As taxpayers are beginning to turn their minds to the practicalities of completing the Australian Local File (ALF) as part of Country-by-country (CbC) reporting for Significant Global Entities (SGEs), the Australian Taxation Office (ATO) is continuing to publish guidance to assist taxpayers on their CbC journey.
Most recently the ATO has published the Local File / Master File Detailed Design on the ATO website. Key observations on this include:
- The detailed design sets out requirements for preparing and lodging the Master File and ALF using the XML schema format. In order to be able to file, this will require the XML Schema to be developed in house, licenced or the lodgement outsourced.
- The detailed design makes it clear that the ALF has a number of objectives covering confirmation on what is being filed, administrative information on the Master File and CbC report (including the notification requirements where an overseas entity is lodging the CbC reporting), as well as all the transactional and business information to be provided in the ALF short form, part A and part B sections.
- The design of the XML schema allows for separate submissions of the three components of the ALF (short form, Part A and Part B) and the Master File – to deal with the different lodgement timing options if using the administrative concession to obviate the need for Section A of the International Dealings Schedule (IDS).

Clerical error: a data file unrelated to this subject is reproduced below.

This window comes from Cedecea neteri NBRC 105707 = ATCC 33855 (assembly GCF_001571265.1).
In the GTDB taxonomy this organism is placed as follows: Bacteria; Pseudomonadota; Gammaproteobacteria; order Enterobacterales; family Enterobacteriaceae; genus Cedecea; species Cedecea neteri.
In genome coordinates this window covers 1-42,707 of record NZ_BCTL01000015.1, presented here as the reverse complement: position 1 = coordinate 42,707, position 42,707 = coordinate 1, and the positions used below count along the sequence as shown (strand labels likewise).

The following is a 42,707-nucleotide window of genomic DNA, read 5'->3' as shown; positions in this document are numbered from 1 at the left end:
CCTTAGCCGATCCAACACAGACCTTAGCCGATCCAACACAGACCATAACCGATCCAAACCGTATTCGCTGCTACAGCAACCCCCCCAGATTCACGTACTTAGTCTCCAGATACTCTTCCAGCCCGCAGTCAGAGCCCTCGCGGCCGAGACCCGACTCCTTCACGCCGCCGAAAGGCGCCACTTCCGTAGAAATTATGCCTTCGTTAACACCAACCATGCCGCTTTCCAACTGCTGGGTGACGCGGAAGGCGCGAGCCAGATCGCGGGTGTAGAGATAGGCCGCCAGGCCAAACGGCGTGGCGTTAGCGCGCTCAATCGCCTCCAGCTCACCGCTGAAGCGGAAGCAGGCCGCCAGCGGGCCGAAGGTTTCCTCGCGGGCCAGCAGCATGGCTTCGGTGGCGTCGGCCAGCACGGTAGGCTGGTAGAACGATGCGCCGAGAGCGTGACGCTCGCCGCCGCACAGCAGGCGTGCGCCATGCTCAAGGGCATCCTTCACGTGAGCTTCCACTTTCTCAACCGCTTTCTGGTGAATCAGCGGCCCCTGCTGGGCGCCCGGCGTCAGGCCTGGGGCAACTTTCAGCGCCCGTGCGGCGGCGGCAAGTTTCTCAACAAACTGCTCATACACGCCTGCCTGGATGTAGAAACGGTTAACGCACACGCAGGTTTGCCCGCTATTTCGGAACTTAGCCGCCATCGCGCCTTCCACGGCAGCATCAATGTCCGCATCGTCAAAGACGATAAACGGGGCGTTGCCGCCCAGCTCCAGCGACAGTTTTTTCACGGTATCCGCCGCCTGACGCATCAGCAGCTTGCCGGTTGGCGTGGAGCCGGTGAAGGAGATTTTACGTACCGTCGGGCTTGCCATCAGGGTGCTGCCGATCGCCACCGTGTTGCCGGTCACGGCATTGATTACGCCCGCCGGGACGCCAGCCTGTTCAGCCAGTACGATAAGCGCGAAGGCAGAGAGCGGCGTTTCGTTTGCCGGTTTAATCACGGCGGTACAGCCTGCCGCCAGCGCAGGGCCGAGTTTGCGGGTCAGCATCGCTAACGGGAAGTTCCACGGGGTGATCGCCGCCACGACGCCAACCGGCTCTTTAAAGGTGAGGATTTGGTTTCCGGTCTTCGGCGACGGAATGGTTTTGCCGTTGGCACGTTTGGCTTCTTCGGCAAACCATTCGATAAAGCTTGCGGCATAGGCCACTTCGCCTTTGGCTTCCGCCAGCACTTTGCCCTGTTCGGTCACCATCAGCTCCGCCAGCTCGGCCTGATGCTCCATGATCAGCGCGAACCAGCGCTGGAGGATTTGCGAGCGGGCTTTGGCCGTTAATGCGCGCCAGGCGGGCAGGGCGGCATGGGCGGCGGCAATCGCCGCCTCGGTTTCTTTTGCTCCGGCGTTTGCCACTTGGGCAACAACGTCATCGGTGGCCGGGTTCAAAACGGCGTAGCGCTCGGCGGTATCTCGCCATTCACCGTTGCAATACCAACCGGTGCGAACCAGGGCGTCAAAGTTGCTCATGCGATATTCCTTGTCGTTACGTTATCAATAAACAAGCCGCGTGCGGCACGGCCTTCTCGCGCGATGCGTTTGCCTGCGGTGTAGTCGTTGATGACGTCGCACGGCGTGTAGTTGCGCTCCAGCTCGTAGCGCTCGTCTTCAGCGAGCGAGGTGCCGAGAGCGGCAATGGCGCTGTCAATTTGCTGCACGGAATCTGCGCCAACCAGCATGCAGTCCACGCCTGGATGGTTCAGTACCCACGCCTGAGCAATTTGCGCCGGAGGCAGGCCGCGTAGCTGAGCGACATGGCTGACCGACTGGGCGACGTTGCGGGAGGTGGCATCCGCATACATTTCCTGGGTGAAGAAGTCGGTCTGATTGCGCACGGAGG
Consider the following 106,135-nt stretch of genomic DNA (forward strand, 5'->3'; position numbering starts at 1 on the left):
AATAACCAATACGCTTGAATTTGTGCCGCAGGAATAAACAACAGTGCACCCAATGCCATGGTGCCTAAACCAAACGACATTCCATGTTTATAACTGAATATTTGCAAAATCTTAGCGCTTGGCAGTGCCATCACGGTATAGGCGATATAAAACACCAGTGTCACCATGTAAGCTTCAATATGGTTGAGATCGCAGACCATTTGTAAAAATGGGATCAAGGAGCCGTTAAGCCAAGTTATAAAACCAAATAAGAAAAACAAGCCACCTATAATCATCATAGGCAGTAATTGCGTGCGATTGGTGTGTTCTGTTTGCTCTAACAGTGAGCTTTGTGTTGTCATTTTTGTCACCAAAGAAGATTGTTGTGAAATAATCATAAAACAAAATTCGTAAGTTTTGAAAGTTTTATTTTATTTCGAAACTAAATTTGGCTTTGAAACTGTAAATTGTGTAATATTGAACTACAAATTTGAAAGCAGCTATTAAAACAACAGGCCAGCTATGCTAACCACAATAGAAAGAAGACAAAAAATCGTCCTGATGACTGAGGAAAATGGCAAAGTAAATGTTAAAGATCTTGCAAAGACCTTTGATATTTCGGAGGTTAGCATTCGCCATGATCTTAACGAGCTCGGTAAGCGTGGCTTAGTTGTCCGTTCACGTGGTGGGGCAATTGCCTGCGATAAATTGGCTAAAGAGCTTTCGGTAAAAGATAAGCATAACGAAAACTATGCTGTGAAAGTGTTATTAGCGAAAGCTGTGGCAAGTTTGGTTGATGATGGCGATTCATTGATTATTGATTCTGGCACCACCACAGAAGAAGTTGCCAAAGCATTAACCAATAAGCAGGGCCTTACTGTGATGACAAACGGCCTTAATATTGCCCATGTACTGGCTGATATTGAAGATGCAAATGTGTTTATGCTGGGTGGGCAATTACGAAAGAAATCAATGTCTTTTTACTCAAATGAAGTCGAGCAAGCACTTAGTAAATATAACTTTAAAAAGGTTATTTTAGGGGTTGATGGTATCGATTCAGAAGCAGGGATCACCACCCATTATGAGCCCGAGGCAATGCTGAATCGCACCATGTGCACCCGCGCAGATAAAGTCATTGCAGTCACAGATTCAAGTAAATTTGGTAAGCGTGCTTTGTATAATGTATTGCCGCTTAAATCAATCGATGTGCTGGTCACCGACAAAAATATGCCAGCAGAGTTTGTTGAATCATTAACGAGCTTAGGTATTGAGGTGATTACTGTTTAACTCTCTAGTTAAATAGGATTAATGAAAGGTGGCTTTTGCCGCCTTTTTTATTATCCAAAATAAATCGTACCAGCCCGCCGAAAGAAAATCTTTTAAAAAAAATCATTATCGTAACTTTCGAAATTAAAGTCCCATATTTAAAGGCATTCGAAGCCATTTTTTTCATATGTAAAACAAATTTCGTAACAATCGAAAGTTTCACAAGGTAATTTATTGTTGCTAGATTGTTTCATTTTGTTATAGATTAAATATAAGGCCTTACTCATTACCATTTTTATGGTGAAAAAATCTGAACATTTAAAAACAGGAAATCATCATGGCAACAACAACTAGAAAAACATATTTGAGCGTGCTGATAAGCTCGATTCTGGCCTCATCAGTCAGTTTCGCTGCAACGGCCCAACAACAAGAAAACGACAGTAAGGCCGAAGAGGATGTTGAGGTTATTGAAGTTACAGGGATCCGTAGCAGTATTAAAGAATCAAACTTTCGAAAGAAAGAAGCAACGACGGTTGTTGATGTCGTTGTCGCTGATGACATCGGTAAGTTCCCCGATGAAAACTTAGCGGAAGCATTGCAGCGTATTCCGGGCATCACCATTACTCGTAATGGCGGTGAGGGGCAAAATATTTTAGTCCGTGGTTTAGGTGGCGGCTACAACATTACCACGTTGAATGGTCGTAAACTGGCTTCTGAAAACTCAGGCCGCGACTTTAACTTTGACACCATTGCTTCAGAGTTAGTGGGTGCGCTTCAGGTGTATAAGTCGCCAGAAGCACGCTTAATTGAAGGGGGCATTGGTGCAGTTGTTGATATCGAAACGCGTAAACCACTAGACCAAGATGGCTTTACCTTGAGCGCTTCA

- There are significant changes to the naming conventions of transaction types, category codes and transfer pricing methods compared to the IDS.
Other feedback from the ATO is that:
- the portal is unlikely to be open for ALF submissions until 1 July, with tax return stationary changes likely in June. This will make it difficult for SGEs wanting to lodge early (for example they are in a tax refund position or because the statutory due date is sooner – such as Trusts). Once open the portal will be able to accept all or parts of the XML schema
- the ATO is developing instructions for completion of Part A that are expected to be released in late May.
Given the unique aspects of Australia’s implementation of the Local File, the ATO is one of the most advanced tax authorities in terms of providing CbC reporting guidance – albeit undoubtedly there will continue to be questions along the way as taxpayers seek to ensure that they are not inadvertently caught by the substantially increased administrative penalties.